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The End of Cyber Utopia by Evgeny Morozov

Smartphones and social media seem to be the new weapons used to topple both dictators and old power structures. The euphoria over the Internet and its revolutionary role seems endless. One man, Evgeny Morozov states that this is nothing more than a mirage. He takes Backlight into his battle against cyber utopianism.

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#ARRESTme2 Campaign Launched in Russia to Rally Support for Democracy Activists by Micah L. Sifry

Russian democracy activist Maria Gaidar has launched a social media campaign in solidarity with the hundreds of people who have been arrested in the wake of post-election protests called ARRESTme2. On her LiveJournal blog, she calls on readers to declare their solidarity with people like blogger Alexei Navalny by tweeting using the #ARRESTme2 hashtag and by joining and spreading a Facebook group with the same goal. She writes (with lousy translation provided by Google Translate):

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Blogueurs et journalistes rejouent les printemps arabes à Bruxelles

Blogueurs et journalistes rejouent les printemps arabes à Bruxelles | Twit4D | Scoop.it
MÉDITERRANÉE. Ce pourrait être un peu l'histoire de la poule et de l’œuf ! Les blogueurs et autres internautes sont-ils à à l'origine des Printemps arabes ou les révolutions ont-elles favorisé l'éclosion des médias sociaux ?
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9 Social Media Uprisings That Sought to Change the World in 2011

9 Social Media Uprisings That Sought to Change the World in 2011 | Twit4D | Scoop.it
Social media has not only been at the core of major protest stories, but drove some of 2011′s biggest news, from Occupy Wall Street to the Arab Spring.

Digital tools such as YouTube, Twitter and Facebook have defined this year’s social movements by giving rise to a new generation of activism. In 2008, Barack Obama’s campaign was touted for its social media prowess. 2011′s stories of online mobilization share a common thread, differentiating them from the U.S. President’s election effort: grassroots organization by average individuals.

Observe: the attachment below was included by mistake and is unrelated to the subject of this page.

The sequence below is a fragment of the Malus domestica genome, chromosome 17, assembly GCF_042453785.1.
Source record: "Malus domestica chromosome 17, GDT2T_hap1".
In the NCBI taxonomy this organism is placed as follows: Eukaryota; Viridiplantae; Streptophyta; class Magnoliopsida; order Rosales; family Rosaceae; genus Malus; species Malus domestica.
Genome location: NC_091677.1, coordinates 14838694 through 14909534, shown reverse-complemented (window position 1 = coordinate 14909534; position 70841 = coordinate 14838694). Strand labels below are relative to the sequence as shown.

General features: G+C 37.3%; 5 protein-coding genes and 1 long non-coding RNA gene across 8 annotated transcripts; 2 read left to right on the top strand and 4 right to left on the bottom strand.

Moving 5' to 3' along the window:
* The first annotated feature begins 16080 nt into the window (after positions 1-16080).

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Des bloggeurs arabes témoignent à Bruxelles : « Ce ne sont pas les médias sociaux qui ont fait la révolution, mais l’engagement réel des citoyens » by Alfred Mignot

Des bloggeurs arabes témoignent à Bruxelles : « Ce ne sont pas les médias sociaux qui ont fait la révolution, mais l’engagement réel des citoyens » by Alfred Mignot | Twit4D | Scoop.it

Organisée à l’initiative de Rodi Kratsa-Tsagaropoulou, vice-Présidente du Parlement européen et responsable pour la politique d’information et de communication, et des relations EuroMed, une rencontre a rassemblé à Bruxelles, les 29 et 30 novembre 2011, quelque 110 journalistes et bloggeurs des deux rives de la Méditerranée. L’une des conférences était consacrée au rôle des médias sociaux dans les Printemps arabes. Voici l’essentiel des témoignages des bloggeurs sud-méditerranéens…

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An Activist Stands Her Ground in Bahrain by Robert Mackey

An Activist Stands Her Ground in Bahrain by Robert Mackey | Twit4D | Scoop.it
During a protest in Bahrain on Saturday, an American journalist named Matthew Cassel reported on Twitter that he had just witnessed something remarkable: a lone female protester who refused to move as police officers in riot gear charged past her, firing tear gas shells just a few feet from her head.